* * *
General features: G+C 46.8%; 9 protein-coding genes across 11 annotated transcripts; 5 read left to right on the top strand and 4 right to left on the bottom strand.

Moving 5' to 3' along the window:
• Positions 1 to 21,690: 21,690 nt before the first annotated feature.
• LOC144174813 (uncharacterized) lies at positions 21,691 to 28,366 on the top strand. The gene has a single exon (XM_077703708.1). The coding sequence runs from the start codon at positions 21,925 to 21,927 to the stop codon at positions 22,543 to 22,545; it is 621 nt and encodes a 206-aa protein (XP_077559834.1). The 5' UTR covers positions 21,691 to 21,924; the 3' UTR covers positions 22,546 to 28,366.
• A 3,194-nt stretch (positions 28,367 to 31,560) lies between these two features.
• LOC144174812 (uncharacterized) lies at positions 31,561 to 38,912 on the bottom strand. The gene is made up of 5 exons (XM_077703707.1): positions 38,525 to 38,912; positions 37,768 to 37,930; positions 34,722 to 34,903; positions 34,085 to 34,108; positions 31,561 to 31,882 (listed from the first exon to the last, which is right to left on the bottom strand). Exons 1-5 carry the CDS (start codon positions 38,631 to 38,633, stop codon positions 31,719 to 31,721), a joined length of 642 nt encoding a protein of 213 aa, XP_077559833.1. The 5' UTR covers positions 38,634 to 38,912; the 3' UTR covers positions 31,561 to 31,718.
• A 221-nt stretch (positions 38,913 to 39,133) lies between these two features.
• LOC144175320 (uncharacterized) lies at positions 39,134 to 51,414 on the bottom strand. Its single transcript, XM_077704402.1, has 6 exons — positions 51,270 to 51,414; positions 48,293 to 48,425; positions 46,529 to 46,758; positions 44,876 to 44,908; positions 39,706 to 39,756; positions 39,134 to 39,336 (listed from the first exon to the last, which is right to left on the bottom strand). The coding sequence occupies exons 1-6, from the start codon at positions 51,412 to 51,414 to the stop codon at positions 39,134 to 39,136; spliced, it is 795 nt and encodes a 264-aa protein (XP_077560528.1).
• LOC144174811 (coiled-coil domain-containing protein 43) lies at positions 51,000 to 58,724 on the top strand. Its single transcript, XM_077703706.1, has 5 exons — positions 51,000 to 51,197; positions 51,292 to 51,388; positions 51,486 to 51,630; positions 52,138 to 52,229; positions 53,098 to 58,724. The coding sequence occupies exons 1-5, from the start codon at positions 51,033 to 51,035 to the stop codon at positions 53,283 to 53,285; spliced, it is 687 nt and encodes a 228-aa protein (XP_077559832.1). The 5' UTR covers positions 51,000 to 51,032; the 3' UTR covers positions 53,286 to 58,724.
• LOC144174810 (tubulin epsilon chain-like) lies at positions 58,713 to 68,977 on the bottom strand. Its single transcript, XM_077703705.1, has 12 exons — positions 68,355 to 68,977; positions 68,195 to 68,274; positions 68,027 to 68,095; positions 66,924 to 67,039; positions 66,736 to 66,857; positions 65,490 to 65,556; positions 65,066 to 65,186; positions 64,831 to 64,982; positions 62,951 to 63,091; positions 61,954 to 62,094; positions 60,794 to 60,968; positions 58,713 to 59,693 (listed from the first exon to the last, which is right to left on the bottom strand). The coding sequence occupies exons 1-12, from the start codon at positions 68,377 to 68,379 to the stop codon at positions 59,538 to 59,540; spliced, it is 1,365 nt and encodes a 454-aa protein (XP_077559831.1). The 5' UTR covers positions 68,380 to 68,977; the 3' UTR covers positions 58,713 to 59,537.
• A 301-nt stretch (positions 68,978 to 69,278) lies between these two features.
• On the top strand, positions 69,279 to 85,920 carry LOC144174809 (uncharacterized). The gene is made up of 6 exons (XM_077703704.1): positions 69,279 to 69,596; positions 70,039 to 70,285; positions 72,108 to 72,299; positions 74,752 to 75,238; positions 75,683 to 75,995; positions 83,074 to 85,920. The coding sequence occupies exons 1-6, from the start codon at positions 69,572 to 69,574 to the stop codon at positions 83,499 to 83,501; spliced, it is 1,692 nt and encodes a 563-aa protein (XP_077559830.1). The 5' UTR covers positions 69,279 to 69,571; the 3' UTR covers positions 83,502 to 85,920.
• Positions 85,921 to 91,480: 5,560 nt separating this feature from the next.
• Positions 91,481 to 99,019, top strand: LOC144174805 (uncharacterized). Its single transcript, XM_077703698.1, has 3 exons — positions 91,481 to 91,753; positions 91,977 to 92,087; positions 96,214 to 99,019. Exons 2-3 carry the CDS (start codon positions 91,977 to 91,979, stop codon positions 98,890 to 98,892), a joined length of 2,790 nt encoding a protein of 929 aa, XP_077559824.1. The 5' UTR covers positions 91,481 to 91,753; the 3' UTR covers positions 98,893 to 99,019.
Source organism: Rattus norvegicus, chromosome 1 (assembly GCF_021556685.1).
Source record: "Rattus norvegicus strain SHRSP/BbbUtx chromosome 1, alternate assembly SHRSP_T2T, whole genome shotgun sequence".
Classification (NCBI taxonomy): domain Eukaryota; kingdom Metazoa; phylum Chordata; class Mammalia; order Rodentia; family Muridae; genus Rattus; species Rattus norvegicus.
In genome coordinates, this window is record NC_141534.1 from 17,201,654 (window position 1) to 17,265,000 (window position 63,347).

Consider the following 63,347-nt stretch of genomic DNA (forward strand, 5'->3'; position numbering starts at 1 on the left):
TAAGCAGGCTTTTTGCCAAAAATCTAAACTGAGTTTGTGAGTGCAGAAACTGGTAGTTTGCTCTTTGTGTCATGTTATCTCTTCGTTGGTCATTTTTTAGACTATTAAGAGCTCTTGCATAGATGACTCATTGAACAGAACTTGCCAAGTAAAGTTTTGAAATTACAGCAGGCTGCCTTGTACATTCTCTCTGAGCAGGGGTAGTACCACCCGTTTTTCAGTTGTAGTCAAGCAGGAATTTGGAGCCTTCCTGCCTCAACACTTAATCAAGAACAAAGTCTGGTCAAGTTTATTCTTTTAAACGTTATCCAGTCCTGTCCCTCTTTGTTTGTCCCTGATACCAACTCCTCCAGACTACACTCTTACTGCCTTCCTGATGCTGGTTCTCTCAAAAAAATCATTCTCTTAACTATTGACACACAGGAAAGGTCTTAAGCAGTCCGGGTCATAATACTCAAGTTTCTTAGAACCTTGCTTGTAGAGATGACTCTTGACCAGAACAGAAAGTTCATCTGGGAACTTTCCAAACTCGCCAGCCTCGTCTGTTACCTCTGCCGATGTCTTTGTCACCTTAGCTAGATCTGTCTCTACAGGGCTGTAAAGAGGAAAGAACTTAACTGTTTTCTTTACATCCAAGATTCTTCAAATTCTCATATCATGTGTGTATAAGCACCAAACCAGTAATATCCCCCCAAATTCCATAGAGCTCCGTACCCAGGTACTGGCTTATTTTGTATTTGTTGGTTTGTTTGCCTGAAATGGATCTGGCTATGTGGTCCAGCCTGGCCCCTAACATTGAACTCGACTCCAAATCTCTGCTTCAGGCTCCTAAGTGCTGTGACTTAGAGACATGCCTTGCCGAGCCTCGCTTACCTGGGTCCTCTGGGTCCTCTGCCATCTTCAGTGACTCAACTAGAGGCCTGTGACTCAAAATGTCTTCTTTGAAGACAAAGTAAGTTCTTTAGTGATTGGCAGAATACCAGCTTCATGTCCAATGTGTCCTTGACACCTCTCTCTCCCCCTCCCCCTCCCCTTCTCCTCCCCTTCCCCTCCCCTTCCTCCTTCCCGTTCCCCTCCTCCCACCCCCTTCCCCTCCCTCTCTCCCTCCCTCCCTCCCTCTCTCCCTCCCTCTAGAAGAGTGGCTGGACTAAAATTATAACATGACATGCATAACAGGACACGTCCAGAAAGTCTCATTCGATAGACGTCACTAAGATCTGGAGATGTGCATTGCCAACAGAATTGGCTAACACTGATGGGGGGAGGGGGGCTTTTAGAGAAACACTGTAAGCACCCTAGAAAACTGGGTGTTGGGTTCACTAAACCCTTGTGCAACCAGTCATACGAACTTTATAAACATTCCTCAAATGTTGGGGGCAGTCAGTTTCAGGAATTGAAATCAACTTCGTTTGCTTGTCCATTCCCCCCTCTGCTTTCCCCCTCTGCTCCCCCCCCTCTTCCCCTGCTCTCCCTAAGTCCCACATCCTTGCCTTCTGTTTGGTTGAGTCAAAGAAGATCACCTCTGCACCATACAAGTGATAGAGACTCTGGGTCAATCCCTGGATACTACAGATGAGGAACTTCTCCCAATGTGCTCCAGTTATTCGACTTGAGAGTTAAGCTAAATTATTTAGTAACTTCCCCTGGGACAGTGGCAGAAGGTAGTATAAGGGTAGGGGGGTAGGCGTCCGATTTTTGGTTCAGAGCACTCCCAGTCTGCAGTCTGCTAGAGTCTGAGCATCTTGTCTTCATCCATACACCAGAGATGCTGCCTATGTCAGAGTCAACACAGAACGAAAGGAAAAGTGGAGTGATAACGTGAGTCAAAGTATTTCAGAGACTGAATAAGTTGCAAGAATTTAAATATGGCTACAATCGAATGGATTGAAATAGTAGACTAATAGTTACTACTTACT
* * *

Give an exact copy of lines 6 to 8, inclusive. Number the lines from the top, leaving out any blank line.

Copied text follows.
• LOC144174812 (uncharacterized) lies at positions 31,561 to 38,912 on the bottom strand. The gene is made up of 5 exons (XM_077703707.1): positions 38,525 to 38,912; positions 37,768 to 37,930; positions 34,722 to 34,903; positions 34,085 to 34,108; positions 31,561 to 31,882 (listed from the first exon to the last, which is right to left on the bottom strand). Exons 1-5 carry the CDS (start codon positions 38,631 to 38,633, stop codon positions 31,719 to 31,721), a joined length of 642 nt encoding a protein of 213 aa, XP_077559833.1. The 5' UTR covers positions 38,634 to 38,912; the 3' UTR covers positions 31,561 to 31,718.
• A 221-nt stretch (positions 38,913 to 39,133) lies between these two features.
• LOC144175320 (uncharacterized) lies at positions 39,134 to 51,414 on the bottom strand. Its single transcript, XM_077704402.1, has 6 exons — positions 51,270 to 51,414; positions 48,293 to 48,425; positions 46,529 to 46,758; positions 44,876 to 44,908; positions 39,706 to 39,756; positions 39,134 to 39,336 (listed from the first exon to the last, which is right to left on the bottom strand). The coding sequence occupies exons 1-6, from the start codon at positions 51,412 to 51,414 to the stop codon at positions 39,134 to 39,136; spliced, it is 795 nt and encodes a 264-aa protein (XP_077560528.1).